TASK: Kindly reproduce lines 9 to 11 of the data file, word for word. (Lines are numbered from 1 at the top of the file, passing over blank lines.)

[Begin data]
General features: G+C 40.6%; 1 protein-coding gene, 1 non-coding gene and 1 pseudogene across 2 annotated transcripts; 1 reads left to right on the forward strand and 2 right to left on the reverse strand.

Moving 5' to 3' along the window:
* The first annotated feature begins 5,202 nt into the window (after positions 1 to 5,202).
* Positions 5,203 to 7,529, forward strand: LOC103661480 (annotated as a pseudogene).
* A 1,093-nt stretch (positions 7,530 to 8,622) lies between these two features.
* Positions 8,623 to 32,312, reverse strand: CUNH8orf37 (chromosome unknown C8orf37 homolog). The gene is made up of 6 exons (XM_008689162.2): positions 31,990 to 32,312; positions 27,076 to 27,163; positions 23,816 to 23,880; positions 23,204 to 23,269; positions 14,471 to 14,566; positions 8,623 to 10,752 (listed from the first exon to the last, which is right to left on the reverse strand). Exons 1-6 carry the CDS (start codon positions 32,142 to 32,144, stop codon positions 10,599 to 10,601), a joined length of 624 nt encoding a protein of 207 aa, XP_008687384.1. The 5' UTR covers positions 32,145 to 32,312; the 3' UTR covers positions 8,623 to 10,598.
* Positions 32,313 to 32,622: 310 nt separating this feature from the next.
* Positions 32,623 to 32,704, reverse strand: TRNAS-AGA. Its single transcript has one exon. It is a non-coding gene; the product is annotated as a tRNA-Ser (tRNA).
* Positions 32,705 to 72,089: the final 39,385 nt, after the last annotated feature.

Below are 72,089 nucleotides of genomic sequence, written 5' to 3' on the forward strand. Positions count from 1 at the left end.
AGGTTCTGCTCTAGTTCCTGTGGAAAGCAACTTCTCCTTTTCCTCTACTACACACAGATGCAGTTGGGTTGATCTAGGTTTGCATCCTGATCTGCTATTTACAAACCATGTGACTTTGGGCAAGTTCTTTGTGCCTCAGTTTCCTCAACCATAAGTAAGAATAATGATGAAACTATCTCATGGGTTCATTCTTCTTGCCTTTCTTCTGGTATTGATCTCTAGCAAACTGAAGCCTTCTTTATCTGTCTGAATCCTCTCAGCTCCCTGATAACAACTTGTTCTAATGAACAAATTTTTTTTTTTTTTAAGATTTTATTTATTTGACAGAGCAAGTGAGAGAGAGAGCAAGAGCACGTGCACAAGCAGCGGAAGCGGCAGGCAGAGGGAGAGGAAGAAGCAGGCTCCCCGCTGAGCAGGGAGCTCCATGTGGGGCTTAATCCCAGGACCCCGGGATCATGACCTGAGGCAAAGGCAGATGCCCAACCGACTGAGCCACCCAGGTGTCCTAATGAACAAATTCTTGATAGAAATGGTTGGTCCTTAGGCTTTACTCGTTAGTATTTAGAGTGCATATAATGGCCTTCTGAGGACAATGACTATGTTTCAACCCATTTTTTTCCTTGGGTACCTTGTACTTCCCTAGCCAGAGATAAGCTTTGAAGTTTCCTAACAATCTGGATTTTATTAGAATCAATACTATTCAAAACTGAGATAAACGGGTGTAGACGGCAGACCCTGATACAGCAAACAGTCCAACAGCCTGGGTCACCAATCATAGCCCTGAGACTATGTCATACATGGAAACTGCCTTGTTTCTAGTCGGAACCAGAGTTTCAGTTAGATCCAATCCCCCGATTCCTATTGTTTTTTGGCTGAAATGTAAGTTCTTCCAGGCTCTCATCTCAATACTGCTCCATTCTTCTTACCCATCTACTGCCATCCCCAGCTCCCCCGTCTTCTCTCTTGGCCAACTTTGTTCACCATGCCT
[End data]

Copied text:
* Positions 32,705 to 72,089: the final 39,385 nt, after the last annotated feature.

Below are 72,089 nucleotides of genomic sequence, written 5' to 3' on the forward strand. Positions count from 1 at the left end.
AGGTTCTGCTCTAGTTCCTGTGGAAAGCAACTTCTCCTTTTCCTCTACTACACACAGATGCAGTTGGGTTGATCTAGGTTTGCATCCTGATCTGCTATTTACAAACCATGTGACTTTGGGCAAGTTCTTTGTGCCTCAGTTTCCTCAACCATAAGTAAGAATAATGATGAAACTATCTCATGGGTTCATTCTTCTTGCCTTTCTTCTGGTATTGATCTCTAGCAAACTGAAGCCTTCTTTATCTGTCTGAATCCTCTCAGCTCCCTGATAACAACTTGTTCTAATGAACAAATTTTTTTTTTTTTTAAGATTTTATTTATTTGACAGAGCAAGTGAGAGAGAGAGCAAGAGCACGTGCACAAGCAGCGGAAGCGGCAGGCAGAGGGAGAGGAAGAAGCAGGCTCCCCGCTGAGCAGGGAGCTCCATGTGGGGCTTAATCCCAGGACCCCGGGATCATGACCTGAGGCAAAGGCAGATGCCCAACCGACTGAGCCACCCAGGTGTCCTAATGAACAAATTCTTGATAGAAATGGTTGGTCCTTAGGCTTTACTCGTTAGTATTTAGAGTGCATATAATGGCCTTCTGAGGACAATGACTATGTTTCAACCCATTTTTTTCCTTGGGTACCTTGTACTTCCCTAGCCAGAGATAAGCTTTGAAGTTTCCTAACAATCTGGATTTTATTAGAATCAATACTATTCAAAACTGAGATAAACGGGTGTAGACGGCAGACCCTGATACAGCAAACAGTCCAACAGCCTGGGTCACCAATCATAGCCCTGAGACTATGTCATACATGGAAACTGCCTTGTTTCTAGTCGGAACCAGAGTTTCAGTTAGATCCAATCCCCCGATTCCTATTGTTTTTTGGCTGAAATGTAAGTTCTTCCAGGCTCTCATCTCAATACTGCTCCATTCTTCTTACCCATCTACTGCCATCCCCAGCTCCCCCGTCTTCTCTCTTGGCCAACTTTGTTCACCATGCCT